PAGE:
Plenty of Shrimp—No One to Catch Them

by Marsh Elliot

Talk of shrimping conjures romantic thoughts. The West has its cowboys, saddled and gun slinging, but the South has her shrimpers, men in raggedy clothes and white rubber boots. They man long boats equipped with steel outriggers and strong nets, and pull in line on rolling ocean. For the committed, nets in at sunrise and up at sunset. Speckled with sea salt and bleached by the sun they haul in nets, sort catch, ice down, and repeat. Each day, weather prevailing, they catch and harvest and bring to market a food that helps establish the culture of the South. But for an occupation so glorified, the South Carolina shrimper is disappearing. Retired shrimper Boochie Fontaine tells me that there were once, "25 boats in the creek, and most of them local.” Now there is only one boat left. What happened?             

The Fontaine family has been a fixture on Edisto for many years. After moving to Edisto in the 1950’s, they opened the first shrimp house and owned Edisto’s first shrimp boats. Shrimping came naturally to Boochie. At the age of seven he began shrimping with his father every summer and eventually came to own the iconic Miss Edisto.

Boochie contends that the disappearance of Edisto’s shrimpers is not to blame on a lack of shrimp crop. He instead explains that shrimping is like farming, "you have good years and bad years…and like everything else, you have to work it.” The same thing that ailed the local farmer vanquished the Edisto shrimper, high fuel prices and the high value of land. "There is no place to tie your boat up anymore” explains Boochie. "The high property values make it more profitable to build a condo or put up a house than have a place for a shrimp boat.” On Big Bay Creek, what could be considered the "port” of Edisto, there is one remaining seafood dock. Edisto Seafood, owned by Ashley and Berry Fontaine, has one or two slips that are available to tie up a large vessel like a shrimp boat. The rest of the creek is lined with homes and residential docks. In the eyes of a businessman, the pursuit of shrimp is not the pursuit of profit. But that may not be the case for much longer.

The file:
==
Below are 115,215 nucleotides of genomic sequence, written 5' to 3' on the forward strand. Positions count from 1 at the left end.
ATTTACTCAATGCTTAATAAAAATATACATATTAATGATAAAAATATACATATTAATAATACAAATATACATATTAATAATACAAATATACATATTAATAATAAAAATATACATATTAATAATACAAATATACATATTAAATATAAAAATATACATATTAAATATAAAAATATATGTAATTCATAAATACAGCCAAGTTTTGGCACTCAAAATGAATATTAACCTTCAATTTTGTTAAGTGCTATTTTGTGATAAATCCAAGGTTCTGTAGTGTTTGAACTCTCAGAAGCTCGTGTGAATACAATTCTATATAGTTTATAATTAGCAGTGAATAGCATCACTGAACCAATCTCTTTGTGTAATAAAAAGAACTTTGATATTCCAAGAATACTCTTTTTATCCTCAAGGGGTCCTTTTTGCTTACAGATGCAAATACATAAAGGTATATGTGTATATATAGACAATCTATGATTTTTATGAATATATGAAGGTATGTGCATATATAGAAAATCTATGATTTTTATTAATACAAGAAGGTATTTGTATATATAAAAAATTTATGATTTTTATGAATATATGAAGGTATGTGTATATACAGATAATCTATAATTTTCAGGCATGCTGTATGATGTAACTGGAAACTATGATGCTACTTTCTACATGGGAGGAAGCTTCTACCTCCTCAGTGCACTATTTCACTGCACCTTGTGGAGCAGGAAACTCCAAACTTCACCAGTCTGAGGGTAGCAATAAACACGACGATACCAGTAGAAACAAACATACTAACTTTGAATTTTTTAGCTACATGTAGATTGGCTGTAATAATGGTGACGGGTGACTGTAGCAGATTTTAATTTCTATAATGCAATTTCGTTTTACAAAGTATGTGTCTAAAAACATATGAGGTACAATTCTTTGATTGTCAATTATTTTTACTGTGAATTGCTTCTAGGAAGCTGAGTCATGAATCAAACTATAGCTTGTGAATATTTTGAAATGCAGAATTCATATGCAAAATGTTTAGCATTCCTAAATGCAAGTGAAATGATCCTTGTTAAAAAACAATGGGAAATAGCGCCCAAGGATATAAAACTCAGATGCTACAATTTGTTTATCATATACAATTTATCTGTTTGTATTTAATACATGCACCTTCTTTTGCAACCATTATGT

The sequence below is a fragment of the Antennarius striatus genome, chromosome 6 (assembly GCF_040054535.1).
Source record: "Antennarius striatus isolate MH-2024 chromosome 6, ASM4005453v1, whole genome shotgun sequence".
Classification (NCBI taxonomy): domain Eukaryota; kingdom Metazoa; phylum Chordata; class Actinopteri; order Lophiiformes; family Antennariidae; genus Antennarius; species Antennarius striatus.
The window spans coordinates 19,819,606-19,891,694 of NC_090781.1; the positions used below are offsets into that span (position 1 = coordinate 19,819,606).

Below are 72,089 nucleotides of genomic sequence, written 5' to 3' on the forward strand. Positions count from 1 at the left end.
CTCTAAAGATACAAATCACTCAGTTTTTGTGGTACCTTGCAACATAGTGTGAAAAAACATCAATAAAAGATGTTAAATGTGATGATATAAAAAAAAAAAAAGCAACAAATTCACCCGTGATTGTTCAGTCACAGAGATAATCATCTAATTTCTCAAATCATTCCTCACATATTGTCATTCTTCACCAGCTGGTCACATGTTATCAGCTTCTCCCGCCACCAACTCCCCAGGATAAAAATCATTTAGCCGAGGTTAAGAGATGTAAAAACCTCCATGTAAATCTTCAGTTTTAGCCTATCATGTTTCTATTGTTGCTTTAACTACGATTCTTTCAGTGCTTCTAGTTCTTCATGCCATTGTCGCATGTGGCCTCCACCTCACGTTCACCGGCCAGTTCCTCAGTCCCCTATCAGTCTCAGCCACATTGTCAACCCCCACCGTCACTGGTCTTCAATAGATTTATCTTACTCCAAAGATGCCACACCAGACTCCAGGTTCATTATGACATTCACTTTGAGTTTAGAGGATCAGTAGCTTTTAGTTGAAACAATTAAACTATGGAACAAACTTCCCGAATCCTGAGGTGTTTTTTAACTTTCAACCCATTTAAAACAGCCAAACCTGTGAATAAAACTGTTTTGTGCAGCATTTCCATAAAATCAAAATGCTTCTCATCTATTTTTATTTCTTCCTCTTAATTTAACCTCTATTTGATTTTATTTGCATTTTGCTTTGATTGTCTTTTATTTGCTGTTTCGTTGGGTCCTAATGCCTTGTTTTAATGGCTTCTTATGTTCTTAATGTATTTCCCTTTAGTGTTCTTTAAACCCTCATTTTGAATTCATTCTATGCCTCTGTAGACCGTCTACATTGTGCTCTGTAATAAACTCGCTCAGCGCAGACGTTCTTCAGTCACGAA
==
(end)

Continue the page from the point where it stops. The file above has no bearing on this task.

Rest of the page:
While cheap imported shrimp do play an important role in the decline of the American shrimping industry, the demand for local shrimp, at least on Edisto, is still overwhelmingly prevalent. In fact, the last shrimp boat on Edisto, the Sarah Jane, struggles to keep Edisto Seafood stocked with local shrimp. A constant question asked by patrons at local restaurants is: are your shrimp local? Tourists and locals alike indulge in the easy harvest of shrimp made possible by a shrimp baiting season. The demand is there. The door to an eager market is open; we need shrimpers and boats to step in.   

However, in the mean time, as the driver of that demand, you can continue to support Edisto seafood shops and request local shrimp. The way to elect effective change is by voting with your wallet. Buy local, because as Boochie’s father always used to say, "The shrimp will always be there.”